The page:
Using encoders off board without an interrupt

Currently I'm using a potentiometer to read a position, but I'd like to migrate to using an encoder. The problem is that I already have an interrupt routine that needs to run while the encoder position is tracked. If I were to use an interrupt routine here one would fail, which defeats the purpose entirely.

My question is does anyone know of some way, perhaps a chip, that you can track a rotary encoder and output a signal like a pwm or analog signal that the arduino can read. The encoder does not need to be absolute and does not need to spin more than 360 degrees (or 270 or whatever pot's already do), so the output could be a bounded number.

Does this kind of thing exist?

Which microcontroller/board are you using?

Most of the time interrupts are not neccesary because the proccessing speed is faster than the event, then you can check continiously the event in your main loop and catch all variations.

FWIW the attached code tracks an encoder in software with no interrupts. I wrote it purely as an academic exercise to see if I knew how an encoder actually works. Schematic attached also.

YMMV.

encoder.png

encoder_v4.ino (3.58 KB)

Does this kind of thing exist?

Yes
See attached or google
hardware solution to reading quadrature encoders

Quadrature decoder.pdf (337 KB)

What makes you think an interrupt would in any way be desirable for reading an encoder?

In fact, why are you using an interrupt presently for any function?

The software to read the encoder will depend upon the type of encoder you use. The following code is for a polled encoder with a detent at every quadrature index position around the dial. I was testing on an optical encoder so there is no debounce. The encoder has a built in switch which I use for reset in this sketch.

//Based on code from: http://bildr.org/2012/08/rotary-encoder-arduino/

//Added start up position check to make index +1/-1 from first move
//Polled rather than interrupts

int encoderPinA = 10;
int encoderPinB = 11;
int buttonPin = 5;

int lastEncoded = 0;
int encoderValue = 0;

int lastencoderValue = 0;

void setup() {
  Serial.begin (9600);

  pinMode(encoderPinA, INPUT_PULLUP); 
  pinMode(encoderPinB, INPUT_PULLUP);
  pinMode(buttonPin, INPUT_PULLUP);

  //get starting position
  int lastMSB = digitalRead(encoderPinA);
  int lastLSB = digitalRead(encoderPinB);

  Serial.print("Starting Position AB  " );
  Serial.print(lastMSB);
  Serial.println(lastLSB);

  //let start be lastEncoded so will index on first click
  lastEncoded = (lastMSB << 1) |lastLSB;

}

void loop(){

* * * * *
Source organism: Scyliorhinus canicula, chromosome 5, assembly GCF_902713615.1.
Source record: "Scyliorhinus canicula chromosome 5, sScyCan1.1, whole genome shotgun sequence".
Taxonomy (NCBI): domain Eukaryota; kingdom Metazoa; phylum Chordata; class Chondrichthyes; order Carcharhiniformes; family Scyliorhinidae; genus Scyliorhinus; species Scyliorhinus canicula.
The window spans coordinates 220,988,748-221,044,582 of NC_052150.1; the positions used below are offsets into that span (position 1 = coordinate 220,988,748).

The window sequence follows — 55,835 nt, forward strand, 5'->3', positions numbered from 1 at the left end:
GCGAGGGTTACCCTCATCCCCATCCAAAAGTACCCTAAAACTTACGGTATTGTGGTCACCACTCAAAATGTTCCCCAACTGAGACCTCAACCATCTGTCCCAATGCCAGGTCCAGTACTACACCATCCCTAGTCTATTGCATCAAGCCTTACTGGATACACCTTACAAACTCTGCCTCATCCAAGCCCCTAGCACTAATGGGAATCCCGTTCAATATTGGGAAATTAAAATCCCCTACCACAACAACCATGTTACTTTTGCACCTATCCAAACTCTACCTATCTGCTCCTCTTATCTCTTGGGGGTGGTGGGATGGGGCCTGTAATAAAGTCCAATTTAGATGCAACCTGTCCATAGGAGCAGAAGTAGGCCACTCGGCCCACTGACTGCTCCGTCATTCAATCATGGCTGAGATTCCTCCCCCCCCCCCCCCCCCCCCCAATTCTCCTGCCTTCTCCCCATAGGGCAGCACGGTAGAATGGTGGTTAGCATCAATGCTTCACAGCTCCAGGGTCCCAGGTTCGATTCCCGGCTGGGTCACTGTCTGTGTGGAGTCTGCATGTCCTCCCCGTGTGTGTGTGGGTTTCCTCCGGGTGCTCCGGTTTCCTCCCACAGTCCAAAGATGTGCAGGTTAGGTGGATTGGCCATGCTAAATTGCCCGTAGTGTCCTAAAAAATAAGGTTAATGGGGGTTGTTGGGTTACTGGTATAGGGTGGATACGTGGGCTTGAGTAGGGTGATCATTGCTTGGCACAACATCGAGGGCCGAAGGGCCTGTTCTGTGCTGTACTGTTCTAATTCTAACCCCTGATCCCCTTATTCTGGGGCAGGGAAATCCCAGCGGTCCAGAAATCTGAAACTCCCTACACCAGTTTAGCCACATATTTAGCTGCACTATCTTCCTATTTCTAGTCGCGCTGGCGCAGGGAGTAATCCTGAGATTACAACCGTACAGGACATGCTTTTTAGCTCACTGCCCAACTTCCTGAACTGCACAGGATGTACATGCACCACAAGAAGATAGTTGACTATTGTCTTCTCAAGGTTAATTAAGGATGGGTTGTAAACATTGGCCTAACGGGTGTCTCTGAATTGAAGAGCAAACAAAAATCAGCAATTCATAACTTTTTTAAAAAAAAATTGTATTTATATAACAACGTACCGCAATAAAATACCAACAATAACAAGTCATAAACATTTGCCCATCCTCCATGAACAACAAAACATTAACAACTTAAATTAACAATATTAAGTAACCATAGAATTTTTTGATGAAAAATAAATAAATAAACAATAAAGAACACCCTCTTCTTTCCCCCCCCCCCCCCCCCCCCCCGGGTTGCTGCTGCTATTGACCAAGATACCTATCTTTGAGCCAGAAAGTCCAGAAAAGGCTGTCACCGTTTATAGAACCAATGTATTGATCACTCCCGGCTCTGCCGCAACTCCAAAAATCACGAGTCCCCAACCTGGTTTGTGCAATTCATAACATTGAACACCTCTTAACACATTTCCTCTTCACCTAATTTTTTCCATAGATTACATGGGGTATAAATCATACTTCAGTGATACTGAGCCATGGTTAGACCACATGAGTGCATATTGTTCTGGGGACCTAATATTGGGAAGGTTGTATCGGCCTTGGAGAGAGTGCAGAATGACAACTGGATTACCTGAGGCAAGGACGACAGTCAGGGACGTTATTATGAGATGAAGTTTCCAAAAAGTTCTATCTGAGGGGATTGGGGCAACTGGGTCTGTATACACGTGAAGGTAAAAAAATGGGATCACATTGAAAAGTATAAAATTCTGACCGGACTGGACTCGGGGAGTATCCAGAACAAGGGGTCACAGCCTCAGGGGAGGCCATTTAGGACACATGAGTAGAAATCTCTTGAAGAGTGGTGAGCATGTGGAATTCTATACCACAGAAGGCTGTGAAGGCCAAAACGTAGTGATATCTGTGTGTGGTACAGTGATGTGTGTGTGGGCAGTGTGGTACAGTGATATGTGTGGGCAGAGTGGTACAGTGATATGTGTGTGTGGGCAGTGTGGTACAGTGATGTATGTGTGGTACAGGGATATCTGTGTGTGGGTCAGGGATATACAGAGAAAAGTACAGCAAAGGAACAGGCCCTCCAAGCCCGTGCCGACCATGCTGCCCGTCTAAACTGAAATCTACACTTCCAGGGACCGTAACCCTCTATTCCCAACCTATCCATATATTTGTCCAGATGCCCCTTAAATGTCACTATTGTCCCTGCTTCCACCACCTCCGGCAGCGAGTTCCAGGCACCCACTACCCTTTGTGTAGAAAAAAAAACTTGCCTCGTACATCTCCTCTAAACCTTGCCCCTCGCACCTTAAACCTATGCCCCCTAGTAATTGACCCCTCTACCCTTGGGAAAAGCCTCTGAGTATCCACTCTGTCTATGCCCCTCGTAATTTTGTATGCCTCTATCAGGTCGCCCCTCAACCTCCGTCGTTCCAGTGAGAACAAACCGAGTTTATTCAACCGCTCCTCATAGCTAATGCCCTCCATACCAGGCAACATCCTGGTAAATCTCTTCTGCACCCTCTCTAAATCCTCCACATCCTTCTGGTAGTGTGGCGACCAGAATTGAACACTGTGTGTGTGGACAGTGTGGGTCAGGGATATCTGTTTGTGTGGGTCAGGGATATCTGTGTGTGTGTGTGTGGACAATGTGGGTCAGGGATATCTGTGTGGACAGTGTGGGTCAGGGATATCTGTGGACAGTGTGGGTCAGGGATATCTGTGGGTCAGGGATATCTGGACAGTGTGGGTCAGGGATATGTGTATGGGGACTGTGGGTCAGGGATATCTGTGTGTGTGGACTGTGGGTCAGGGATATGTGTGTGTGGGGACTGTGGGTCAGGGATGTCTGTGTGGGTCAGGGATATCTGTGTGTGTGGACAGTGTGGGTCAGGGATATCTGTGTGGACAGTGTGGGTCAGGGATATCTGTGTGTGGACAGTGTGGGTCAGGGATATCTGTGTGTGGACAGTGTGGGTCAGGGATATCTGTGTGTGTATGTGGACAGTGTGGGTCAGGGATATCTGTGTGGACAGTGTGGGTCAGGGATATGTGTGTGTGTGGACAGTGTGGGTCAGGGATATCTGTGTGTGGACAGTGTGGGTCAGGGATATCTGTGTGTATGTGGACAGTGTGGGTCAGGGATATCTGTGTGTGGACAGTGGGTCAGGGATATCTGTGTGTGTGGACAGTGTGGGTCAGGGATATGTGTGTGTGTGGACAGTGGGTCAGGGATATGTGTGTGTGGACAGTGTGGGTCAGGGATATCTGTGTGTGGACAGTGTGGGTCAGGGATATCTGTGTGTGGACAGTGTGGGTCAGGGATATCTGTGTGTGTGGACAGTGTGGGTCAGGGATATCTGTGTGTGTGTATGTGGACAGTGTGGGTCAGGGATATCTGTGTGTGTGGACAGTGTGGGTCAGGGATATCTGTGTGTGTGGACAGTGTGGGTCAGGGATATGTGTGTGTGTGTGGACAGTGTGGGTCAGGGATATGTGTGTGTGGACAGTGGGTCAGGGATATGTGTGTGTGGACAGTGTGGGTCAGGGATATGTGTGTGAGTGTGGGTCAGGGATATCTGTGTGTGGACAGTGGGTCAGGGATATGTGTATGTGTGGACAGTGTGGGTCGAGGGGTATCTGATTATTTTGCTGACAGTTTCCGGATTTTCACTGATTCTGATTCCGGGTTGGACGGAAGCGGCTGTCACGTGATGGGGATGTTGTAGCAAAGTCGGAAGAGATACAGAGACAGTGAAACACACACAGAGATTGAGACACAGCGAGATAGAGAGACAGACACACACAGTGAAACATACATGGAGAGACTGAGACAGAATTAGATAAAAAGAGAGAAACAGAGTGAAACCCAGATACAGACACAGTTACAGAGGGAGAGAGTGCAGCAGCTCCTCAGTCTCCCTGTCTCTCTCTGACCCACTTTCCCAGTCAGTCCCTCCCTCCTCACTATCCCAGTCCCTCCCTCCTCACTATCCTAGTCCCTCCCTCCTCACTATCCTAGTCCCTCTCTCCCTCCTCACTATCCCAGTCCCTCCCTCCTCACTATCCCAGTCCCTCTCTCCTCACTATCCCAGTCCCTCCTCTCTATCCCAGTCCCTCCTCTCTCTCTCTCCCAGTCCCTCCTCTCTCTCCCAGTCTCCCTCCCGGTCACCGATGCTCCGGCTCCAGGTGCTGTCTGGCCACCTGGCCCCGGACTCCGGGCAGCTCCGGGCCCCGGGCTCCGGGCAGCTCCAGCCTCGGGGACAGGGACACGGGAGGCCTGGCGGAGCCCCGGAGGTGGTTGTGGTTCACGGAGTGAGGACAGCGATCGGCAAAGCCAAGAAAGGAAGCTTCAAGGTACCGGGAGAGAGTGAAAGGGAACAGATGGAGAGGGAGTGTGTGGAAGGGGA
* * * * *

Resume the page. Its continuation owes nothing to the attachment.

int MSB = digitalRead(encoderPinA); //MSB = most significant bit
  int LSB = digitalRead(encoderPinB); //LSB = least significant bit

  int encoded = (MSB << 1) |LSB; //converting the 2 pin value to single number
  int sum  = (lastEncoded << 2) | encoded; //adding it to the previous encoded value

  if(sum == 0b1101 || sum == 0b0100 || sum == 0b0010 || sum == 0b1011) encoderValue ++;
  if(sum == 0b1110 || sum == 0b0111 || sum == 0b0001 || sum == 0b1000) encoderValue --;

  lastEncoded = encoded; //store this value for next time


  if(encoderValue != lastencoderValue){
    Serial.print("Index:  ");
    Serial.println(encoderValue);

    Serial.print("Binary Sum:  ");
    for (int i = 3; i >=0; i--)//routine for printing full 4 bits, leading zeros
    {
        Serial.print((sum>>i) & 0x01);
    }

    Serial.println();
    lastencoderValue=encoderValue;
  }

  //reset index
  if(digitalRead(buttonPin)==LOW){
    encoderValue=0;
  }

}

dschmitty90: Currently I'm using a potentiometer to read a position, but I'd like to migrate to using an encoder. The problem is that I already have an interrupt routine that needs to run while the encoder position is tracked. If I were to use an interrupt routine here one would fail, which defeats the purpose entirely.

Why do you think you can't have two different interrupts coexisting?

MarkT: Why do you think you can't have two different interrupts coexisting?

Precisely my point. Misunderstanding of how interrupts work goes hand-in-hand with misunderstanding of why and whether it might be desirable or in fact undesirable to use interrupts at all.

Paul__B: misunderstanding of why and whether it might be desirable or in fact undesirable to use interrupts at all.

My local supplier lists Nick Gammon's code which uses interrupts for an encoder.

For what its worth I'm using an arduino mega with the adafruit wav shield.

The reason an interrupt should be used is because every pulse needs to be counted and added to a counter. If there's any delay in the main code it will miss a pulse and the count will be off. The reason I can't use an interrupt to read the encoder is because the wav shield already plays files on an interrupt, so if another interrupt was called, it would interrupt the interrupt, stopping playback, which defeats the purpose entirely.